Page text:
Mobile carriers have been working over the weekend to restore cell sites in Maui, Hawaii, following damage caused during the recent wildfires.

The wildfires, which have so far claimed the lives of 96 people on the island, have disrupted Internet and mobile services across Maui.

– Wikimedia/Master Sgt. Andrew Jackson

According to Inside Towers, significant damage has been caused to cell sites across the island.

Inside Towers noted that as of 6:00 am (EDT) on August 13, 20 out of 21 cell sites serving Kapalua, Napili-Honokowai, Kaanapali, Lahaina, Launiupoko, and Olowalu were out of service, according to the FCC’s Disaster Information Reporting Service (DIRS).   

The FCC has also been gathering communication outage information from carriers, cable systems, 911 centers, and broadcasters.

Since the fires hit the island early last week, cable and wireline companies reported 16,709 subscribers out of service in the disaster area, while 911 services have also been down for users.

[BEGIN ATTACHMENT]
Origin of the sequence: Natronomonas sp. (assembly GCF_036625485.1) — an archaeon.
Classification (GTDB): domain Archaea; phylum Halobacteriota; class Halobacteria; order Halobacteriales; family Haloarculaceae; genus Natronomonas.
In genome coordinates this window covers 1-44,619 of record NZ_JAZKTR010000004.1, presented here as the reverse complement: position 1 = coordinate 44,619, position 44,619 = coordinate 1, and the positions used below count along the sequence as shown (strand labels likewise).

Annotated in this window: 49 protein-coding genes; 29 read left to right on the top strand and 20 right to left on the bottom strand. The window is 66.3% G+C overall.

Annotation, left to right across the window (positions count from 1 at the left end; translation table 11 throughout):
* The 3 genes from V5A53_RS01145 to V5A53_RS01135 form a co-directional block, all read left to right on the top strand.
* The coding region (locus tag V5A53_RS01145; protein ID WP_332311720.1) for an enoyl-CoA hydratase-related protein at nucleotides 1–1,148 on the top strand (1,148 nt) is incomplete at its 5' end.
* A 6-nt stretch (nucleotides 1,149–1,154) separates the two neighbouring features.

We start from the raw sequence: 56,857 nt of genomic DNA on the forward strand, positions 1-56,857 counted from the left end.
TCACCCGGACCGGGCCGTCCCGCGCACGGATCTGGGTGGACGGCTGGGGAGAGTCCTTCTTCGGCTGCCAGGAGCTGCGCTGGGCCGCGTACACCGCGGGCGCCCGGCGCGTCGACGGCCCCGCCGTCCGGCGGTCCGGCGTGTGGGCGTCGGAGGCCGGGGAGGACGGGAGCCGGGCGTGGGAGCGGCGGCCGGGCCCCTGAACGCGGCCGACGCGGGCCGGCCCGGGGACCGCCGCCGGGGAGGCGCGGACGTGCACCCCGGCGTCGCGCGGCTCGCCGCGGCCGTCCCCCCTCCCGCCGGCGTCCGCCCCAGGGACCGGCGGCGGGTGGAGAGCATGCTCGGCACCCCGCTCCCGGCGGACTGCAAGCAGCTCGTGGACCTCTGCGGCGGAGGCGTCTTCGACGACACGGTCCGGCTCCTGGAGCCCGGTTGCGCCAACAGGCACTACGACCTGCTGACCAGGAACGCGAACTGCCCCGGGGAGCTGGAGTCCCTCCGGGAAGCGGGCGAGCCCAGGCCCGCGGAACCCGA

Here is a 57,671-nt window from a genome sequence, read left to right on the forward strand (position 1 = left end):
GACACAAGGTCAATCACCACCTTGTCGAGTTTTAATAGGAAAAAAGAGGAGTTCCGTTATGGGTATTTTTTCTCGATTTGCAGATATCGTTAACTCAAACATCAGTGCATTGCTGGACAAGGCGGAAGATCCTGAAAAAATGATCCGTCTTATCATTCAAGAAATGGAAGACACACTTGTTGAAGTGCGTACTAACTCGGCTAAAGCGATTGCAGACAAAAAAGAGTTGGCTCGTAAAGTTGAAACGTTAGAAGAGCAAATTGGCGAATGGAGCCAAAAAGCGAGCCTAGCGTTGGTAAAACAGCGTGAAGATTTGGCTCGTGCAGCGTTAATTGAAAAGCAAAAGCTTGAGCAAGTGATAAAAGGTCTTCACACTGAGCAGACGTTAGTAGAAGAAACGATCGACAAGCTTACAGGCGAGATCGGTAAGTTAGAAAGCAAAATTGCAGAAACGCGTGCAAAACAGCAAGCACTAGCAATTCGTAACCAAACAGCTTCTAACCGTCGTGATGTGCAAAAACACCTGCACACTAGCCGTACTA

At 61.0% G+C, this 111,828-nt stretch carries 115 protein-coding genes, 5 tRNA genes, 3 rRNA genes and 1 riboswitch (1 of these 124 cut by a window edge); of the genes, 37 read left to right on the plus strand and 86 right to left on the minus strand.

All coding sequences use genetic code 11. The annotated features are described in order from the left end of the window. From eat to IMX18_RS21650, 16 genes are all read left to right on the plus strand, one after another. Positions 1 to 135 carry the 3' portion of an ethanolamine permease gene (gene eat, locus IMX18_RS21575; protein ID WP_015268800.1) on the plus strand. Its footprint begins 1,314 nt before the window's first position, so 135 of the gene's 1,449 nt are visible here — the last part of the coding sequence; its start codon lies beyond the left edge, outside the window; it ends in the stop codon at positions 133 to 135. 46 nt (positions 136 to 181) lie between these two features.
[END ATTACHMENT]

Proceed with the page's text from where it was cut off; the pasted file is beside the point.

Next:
Last week AT&T said it had sent out its AT&T Network Disaster Recovery (NDR) team and FirstNet Response Operations Group (ROG).

The telco has deployed a portable cell site in Lahaina to provide Band 14 connectivity dedicated to public safety and service for residents.

The carrier confirmed that all its staff on Maui are safe, noting that it has employees on the ground in Maui and additional employees and resources are on the way, plus a Mini CRD (Compact Rapid Deployable), three satellite solutions to provide WiFi or cell service and in-building solutions, as well as an Emergency Response Kit, including 20 FirstNet Ready smartphones and two MiFi devices.

"We are also shipping in back-haul equipment and other portable communications solutions from the neighboring islands. FirstNet ROG – led by former first responders – is working around the clock to support public safety’s emergency communications and has liaisons engaged with local and federal agencies," said the company in a statement.

Verizon engineers have also been working on restoration efforts, as have T-Mobile, which has sent out its emergency teams, heavy-duty trucks, and generators on the ground in Maui.